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I'm building a simple pierce oscillator for fun and trying to read the frequency using an arduino uno and the freqcount.h library (I don't have an oscilloscope). However, I'm consistently getting a reading of 0 Hz when the resonator I'm using is labeled as 4.096MHz. Below is the circuit I put together, the top part is a simple inverter and the rest is from a diagram of the pierce oscillator I found on wikipedia. I calculated the values for the capacitors based on the 20pF capacitance of the resonator (and assuming 5pF capacitance of the inverter and stray capacitances). Even if my values were off, however, why would I get a reading of 0Hz? Please be gentle, I'm a beginner. Thanks.

schematic

simulate this circuit – Schematic created using CircuitLab

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  • \$\begingroup\$ Your oscillator may very well be oscillating, but at too-low amplitude for the Arduino to recognize. You'd like to have the average collector voltage to be somewhere close to half the DC supply voltage of +5V. \$\endgroup\$ – glen_geek Jul 1 at 20:24
  • \$\begingroup\$ It's not oscillating. You have 1 Megohm in series with the base; that means too little base current to turn the transistor on to drive 1k. 100k might work if Hfe >= 200. \$\endgroup\$ – Brian Drummond Jul 1 at 20:55
  • \$\begingroup\$ Too many phase shift sections and ditto what they said. \$\endgroup\$ – Andy aka Jul 1 at 20:59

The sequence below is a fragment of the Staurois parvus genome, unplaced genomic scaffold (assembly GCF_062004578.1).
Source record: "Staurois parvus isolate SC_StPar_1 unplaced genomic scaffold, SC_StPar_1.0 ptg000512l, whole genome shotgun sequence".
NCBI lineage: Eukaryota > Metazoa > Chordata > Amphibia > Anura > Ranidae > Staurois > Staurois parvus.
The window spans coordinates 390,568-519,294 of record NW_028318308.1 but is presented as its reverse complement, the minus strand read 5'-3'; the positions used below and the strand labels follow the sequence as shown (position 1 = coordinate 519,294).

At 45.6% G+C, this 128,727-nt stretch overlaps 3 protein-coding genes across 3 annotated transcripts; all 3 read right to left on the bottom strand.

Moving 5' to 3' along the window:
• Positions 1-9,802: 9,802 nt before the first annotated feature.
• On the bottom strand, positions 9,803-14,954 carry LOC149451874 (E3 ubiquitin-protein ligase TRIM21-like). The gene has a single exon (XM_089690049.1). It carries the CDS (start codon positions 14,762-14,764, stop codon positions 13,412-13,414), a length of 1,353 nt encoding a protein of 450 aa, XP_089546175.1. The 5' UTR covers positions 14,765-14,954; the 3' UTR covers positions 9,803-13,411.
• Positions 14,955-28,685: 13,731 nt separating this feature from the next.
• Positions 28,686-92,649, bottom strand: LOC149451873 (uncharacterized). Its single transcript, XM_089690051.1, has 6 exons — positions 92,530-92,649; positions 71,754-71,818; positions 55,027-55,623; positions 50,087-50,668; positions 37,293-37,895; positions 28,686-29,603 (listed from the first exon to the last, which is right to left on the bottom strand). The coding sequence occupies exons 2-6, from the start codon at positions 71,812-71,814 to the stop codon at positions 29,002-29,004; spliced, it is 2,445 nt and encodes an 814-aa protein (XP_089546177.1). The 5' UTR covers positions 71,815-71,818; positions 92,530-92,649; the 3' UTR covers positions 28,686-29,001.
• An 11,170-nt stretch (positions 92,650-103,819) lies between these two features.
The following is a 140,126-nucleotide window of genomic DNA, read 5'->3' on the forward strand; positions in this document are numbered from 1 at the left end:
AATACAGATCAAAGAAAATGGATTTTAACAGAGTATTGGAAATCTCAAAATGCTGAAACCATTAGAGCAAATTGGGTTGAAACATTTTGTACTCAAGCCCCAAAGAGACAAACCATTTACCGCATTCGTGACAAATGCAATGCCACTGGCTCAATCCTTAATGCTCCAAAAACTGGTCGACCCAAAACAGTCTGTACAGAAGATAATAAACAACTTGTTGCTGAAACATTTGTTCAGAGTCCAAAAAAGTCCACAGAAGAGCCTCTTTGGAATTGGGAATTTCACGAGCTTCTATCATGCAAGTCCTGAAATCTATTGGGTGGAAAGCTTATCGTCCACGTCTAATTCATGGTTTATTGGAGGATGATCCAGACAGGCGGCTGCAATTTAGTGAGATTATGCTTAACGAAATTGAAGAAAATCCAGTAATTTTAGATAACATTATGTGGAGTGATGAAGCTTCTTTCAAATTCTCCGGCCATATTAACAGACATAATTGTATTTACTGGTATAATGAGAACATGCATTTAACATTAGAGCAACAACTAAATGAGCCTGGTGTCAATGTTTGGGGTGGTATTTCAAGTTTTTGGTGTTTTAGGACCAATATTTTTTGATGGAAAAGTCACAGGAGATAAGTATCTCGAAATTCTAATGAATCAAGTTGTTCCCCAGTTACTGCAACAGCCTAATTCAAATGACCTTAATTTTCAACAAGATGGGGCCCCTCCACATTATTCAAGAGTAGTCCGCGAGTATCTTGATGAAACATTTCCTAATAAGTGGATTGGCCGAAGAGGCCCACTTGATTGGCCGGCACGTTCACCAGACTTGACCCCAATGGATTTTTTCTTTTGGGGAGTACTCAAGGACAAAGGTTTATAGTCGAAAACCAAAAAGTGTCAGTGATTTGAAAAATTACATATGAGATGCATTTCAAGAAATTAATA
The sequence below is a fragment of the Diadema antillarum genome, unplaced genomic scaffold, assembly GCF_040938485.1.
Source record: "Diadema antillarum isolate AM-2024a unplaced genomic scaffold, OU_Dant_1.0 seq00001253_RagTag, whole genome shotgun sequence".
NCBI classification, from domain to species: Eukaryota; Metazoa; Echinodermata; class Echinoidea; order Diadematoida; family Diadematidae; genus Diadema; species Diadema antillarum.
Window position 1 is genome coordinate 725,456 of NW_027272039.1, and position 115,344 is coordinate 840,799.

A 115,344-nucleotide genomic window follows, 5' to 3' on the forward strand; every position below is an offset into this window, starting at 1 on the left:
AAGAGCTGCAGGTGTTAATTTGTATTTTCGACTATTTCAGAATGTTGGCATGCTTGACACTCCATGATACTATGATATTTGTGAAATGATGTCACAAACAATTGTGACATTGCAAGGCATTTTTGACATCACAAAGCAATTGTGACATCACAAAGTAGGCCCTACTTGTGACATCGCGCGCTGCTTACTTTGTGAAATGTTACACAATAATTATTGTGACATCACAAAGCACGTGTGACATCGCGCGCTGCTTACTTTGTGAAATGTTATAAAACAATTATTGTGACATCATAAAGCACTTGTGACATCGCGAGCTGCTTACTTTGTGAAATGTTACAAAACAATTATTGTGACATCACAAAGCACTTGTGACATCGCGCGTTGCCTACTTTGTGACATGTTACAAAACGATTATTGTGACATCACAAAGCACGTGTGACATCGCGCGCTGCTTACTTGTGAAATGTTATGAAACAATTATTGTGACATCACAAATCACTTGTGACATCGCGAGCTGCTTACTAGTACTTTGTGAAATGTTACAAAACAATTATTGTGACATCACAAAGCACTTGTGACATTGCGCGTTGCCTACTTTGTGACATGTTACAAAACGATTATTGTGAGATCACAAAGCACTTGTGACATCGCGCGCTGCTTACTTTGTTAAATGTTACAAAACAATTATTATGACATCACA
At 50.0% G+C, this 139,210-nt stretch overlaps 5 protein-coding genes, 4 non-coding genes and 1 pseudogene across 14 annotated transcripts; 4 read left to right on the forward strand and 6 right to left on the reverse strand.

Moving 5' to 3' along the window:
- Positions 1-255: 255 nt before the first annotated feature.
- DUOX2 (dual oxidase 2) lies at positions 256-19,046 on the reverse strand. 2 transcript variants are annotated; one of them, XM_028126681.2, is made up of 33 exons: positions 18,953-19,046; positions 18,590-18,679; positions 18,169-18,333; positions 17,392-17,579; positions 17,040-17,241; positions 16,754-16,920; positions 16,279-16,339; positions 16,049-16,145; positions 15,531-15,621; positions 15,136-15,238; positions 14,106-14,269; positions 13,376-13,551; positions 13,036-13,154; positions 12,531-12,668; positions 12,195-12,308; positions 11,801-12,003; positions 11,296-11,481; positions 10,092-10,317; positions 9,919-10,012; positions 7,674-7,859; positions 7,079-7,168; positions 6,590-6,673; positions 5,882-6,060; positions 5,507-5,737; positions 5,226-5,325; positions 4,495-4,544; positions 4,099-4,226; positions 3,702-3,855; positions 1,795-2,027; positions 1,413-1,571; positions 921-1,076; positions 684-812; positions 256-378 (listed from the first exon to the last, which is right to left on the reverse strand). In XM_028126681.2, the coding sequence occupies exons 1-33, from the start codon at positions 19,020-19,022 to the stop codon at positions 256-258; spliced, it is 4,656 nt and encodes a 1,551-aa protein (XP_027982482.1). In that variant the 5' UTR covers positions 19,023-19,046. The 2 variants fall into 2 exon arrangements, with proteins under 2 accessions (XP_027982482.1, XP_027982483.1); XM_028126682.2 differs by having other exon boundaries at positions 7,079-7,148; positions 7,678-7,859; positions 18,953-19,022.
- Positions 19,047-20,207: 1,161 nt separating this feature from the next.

• \$\begingroup\$ Thank you all this helped a lot \$\endgroup\$ – omzrs Jul 1 at 22:35
  • \$\begingroup\$ What is the highest frequency the Arduino can measure? I'm afraid that it's quite smaller than 4 MHz. \$\endgroup\$ – the busybee Jul 2 at 11:55
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You would get a value of 0Hz, if the circuit is not oscillating at all, or if it oscillates, it may oscillate with too low amplitude for the Arduino to detect it.

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  • \$\begingroup\$ Ok thanks I'll try addin an amplifier \$\endgroup\$ – omzrs Jul 1 at 22:35
  • \$\begingroup\$ Or just make a Pierce oscillator from an unbuffered CMOS inverter which is easier to make than fiddling with transistors. \$\endgroup\$ – Justme Jul 1 at 22:53
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It would be worth your while to use a proved transistor Pierce oscillator circuit.

Here's one from National Semiconductor Application Note 400.

enter image description here

http://educypedia.karadimov.info/library/AN-400.pdf

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